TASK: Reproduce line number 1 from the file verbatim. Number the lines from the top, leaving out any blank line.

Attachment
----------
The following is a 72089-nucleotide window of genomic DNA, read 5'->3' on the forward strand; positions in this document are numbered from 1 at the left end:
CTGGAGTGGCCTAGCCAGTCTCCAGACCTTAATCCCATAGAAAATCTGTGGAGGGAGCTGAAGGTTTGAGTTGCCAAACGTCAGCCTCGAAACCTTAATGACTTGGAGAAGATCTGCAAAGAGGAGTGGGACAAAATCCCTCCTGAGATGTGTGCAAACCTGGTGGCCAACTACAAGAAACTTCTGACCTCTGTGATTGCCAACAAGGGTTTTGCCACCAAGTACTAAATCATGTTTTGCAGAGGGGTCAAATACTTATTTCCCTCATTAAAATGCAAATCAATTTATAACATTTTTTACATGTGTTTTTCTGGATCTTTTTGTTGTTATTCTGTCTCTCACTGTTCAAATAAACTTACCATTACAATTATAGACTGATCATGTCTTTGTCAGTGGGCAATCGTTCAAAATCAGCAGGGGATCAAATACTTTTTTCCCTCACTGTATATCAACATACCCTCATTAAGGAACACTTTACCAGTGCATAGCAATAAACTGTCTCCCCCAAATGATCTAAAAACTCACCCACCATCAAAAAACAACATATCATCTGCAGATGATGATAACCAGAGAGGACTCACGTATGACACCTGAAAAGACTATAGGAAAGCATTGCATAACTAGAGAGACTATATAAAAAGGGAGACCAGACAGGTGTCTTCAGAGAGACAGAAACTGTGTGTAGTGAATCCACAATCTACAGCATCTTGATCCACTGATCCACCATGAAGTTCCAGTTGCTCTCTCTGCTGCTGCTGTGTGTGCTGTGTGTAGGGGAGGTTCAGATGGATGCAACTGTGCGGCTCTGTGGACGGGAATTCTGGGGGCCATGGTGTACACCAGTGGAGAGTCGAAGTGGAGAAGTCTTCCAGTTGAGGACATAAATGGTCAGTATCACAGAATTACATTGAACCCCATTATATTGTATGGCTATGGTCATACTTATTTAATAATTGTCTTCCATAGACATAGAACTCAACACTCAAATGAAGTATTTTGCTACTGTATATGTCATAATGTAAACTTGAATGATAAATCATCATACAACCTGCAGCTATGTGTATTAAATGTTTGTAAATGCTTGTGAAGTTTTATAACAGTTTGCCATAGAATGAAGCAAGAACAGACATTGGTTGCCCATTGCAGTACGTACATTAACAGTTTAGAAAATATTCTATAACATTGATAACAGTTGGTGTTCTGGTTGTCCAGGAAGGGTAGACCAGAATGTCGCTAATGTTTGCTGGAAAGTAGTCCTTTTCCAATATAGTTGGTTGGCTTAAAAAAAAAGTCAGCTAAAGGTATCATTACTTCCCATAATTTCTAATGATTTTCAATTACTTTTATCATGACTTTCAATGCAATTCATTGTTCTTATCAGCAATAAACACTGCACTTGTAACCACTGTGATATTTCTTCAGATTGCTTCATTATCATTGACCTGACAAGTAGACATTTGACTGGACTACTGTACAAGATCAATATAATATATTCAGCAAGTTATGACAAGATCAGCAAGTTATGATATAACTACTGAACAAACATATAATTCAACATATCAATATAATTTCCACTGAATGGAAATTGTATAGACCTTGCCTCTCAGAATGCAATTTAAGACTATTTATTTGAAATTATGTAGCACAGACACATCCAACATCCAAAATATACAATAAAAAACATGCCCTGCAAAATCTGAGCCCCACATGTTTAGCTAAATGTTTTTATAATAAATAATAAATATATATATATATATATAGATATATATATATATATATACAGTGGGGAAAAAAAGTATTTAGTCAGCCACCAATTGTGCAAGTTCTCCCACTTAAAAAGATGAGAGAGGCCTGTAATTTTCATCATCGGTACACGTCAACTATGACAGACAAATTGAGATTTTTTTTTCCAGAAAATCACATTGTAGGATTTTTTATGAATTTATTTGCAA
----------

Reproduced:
The following is a 72089-nucleotide window of genomic DNA, read 5'->3' on the forward strand; positions in this document are numbered from 1 at the left end: